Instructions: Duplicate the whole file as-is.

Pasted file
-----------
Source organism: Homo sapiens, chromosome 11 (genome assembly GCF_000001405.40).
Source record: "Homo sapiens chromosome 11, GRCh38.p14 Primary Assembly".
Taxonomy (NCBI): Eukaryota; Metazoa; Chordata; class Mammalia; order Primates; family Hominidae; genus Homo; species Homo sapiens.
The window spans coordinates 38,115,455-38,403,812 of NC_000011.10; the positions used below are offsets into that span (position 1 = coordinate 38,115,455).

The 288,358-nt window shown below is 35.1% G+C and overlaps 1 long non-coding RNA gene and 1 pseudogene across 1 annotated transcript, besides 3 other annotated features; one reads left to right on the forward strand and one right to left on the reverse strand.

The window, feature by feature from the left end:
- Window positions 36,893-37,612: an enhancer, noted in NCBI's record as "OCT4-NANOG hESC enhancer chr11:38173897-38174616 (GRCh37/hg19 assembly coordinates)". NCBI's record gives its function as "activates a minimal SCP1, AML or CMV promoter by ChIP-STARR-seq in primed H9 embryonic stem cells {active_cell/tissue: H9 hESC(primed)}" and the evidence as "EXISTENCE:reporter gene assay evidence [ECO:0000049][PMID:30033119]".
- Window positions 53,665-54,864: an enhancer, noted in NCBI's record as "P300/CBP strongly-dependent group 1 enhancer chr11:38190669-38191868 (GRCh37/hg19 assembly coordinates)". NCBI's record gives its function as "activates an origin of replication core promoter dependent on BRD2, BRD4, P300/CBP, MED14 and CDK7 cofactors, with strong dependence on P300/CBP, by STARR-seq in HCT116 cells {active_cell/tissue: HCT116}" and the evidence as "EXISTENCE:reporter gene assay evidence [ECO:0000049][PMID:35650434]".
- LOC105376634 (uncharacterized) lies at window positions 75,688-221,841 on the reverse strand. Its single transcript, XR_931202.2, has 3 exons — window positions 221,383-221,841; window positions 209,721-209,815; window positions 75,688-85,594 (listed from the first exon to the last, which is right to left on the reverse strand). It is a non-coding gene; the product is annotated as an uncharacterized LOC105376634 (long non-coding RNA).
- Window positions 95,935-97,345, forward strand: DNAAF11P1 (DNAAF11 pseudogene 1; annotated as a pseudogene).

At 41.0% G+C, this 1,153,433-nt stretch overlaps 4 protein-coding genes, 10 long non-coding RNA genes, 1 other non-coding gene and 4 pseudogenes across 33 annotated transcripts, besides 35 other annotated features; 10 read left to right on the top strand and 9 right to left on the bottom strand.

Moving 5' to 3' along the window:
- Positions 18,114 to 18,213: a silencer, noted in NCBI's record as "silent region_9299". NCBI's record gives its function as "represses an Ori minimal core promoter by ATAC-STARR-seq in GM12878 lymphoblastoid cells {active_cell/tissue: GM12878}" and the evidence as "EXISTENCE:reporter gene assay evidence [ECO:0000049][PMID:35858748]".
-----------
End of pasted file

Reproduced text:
Source organism: Homo sapiens, chromosome 11 (genome assembly GCF_000001405.40).
Source record: "Homo sapiens chromosome 11, GRCh38.p14 Primary Assembly".
Taxonomy (NCBI): Eukaryota; Metazoa; Chordata; class Mammalia; order Primates; family Hominidae; genus Homo; species Homo sapiens.
The window spans coordinates 38,115,455-38,403,812 of NC_000011.10; the positions used below are offsets into that span (position 1 = coordinate 38,115,455).

The 288,358-nt window shown below is 35.1% G+C and overlaps 1 long non-coding RNA gene and 1 pseudogene across 1 annotated transcript, besides 3 other annotated features; one reads left to right on the forward strand and one right to left on the reverse strand.

The window, feature by feature from the left end:
- Window positions 36,893-37,612: an enhancer, noted in NCBI's record as "OCT4-NANOG hESC enhancer chr11:38173897-38174616 (GRCh37/hg19 assembly coordinates)". NCBI's record gives its function as "activates a minimal SCP1, AML or CMV promoter by ChIP-STARR-seq in primed H9 embryonic stem cells {active_cell/tissue: H9 hESC(primed)}" and the evidence as "EXISTENCE:reporter gene assay evidence [ECO:0000049][PMID:30033119]".
- Window positions 53,665-54,864: an enhancer, noted in NCBI's record as "P300/CBP strongly-dependent group 1 enhancer chr11:38190669-38191868 (GRCh37/hg19 assembly coordinates)". NCBI's record gives its function as "activates an origin of replication core promoter dependent on BRD2, BRD4, P300/CBP, MED14 and CDK7 cofactors, with strong dependence on P300/CBP, by STARR-seq in HCT116 cells {active_cell/tissue: HCT116}" and the evidence as "EXISTENCE:reporter gene assay evidence [ECO:0000049][PMID:35650434]".
- LOC105376634 (uncharacterized) lies at window positions 75,688-221,841 on the reverse strand. Its single transcript, XR_931202.2, has 3 exons — window positions 221,383-221,841; window positions 209,721-209,815; window positions 75,688-85,594 (listed from the first exon to the last, which is right to left on the reverse strand). It is a non-coding gene; the product is annotated as an uncharacterized LOC105376634 (long non-coding RNA).
- Window positions 95,935-97,345, forward strand: DNAAF11P1 (DNAAF11 pseudogene 1; annotated as a pseudogene).

At 41.0% G+C, this 1,153,433-nt stretch overlaps 4 protein-coding genes, 10 long non-coding RNA genes, 1 other non-coding gene and 4 pseudogenes across 33 annotated transcripts, besides 35 other annotated features; 10 read left to right on the top strand and 9 right to left on the bottom strand.

Moving 5' to 3' along the window:
- Positions 18,114 to 18,213: a silencer, noted in NCBI's record as "silent region_9299". NCBI's record gives its function as "represses an Ori minimal core promoter by ATAC-STARR-seq in GM12878 lymphoblastoid cells {active_cell/tissue: GM12878}" and the evidence as "EXISTENCE:reporter gene assay evidence [ECO:0000049][PMID:35858748]".